Flexibility and innovation are two of the key elements needed for students looking for something other than a traditional education program, and the Vernon School District’s Alternative Learning Programs (ALP) fills that need.
Truman Spring, director of instruction for student support services, has outlined some of the findings of the ALP subcommittee, which has met three times this year to look at program and facility requirements, locations, capacity constraints, utilization of school space, impact assessments, short-term and long-term plans and staff.
“I want to first acknowledge (ALP principal) Bruce Weitzel and all of the work that he’s done over the years for the alternate programs and his staff — they’ve done a phenomenal job,” said Spring, adding that one of the committee’s key recommendations was to make a move from alternate programs to alternative programs, in order to add more of an experiential component.
“When you have alternate kids, typically you have kids who are unwilling or unable to go to school and they have severe mental health issues and sometimes severe drug issues as well. We all recognize that there is a small population where a program like that has to exist,” said Spring. “But a good portion of our kids now that we’re dealing with have mental health issues, such as anxiety or depression, so are the programs that we currently have meeting those needs and how do we adapt them?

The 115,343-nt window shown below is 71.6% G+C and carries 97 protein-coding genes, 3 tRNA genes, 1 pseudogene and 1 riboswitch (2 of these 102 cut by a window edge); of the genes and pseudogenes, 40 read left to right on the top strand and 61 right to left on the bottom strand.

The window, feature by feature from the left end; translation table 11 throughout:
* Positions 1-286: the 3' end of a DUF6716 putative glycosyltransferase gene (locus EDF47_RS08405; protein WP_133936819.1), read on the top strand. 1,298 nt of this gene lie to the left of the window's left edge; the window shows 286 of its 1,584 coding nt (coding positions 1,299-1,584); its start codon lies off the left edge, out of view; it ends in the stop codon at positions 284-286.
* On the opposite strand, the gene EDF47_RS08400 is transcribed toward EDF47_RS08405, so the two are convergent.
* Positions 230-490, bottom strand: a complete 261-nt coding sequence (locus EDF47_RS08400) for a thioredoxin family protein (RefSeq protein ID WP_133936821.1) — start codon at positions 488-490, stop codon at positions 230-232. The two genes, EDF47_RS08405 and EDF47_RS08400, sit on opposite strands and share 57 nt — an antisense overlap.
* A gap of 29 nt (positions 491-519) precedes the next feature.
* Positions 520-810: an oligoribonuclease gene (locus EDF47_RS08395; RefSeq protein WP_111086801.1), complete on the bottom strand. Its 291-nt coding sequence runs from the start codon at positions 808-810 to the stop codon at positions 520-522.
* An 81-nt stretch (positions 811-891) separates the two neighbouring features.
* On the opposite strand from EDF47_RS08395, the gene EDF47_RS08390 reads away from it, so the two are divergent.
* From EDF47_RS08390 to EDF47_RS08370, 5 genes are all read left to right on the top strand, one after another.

“Coming to those terms, the question comes down to, how do all of the different programs overlap and how do we make them work in a much more experiential way.”
As well, the committee looked at how to make the ALP lease-free. Currently, the program has three more years on its lease at the Open Door downtown and it leases space on a year-to-year basis at Maven Lane for its VLearn and DL programs. The committee has considered including the Vernon Community School in its constellation of alternative programs, with the Dorothy Alexander Centre site the preferred choice for the amalgamation of programs.
“The committee would like to see the elimination of leases and have programming housed in a district-owned facility,” said Spring. “We looked at the different ALP programs we have: ALP, Open Door, VLearn DL, VCS and Crossroads, so the question simply came down to where do we go with these programs? Are they serving the purposes that they need? Are there things that we can do to modify them, adapt them, change them?
“Some of the things that we looked at were embedding them in other schools, we looked at maybe modifying some of the programs so that they could possibly fit into one space. We looked at how we might be able to combine all of them together in one location. So there’s been a lot of conversation about all of that but without final decisions. How are we going to adapt it and what do we want to do in the next five years?”
The committee is asking the board to consider a motion to proceed with the first phase of a feasibility report to indicate how much renovation or addition would be necessary to make the Dorothy Alexander property and buildings suitable to house the district’s alternate programs.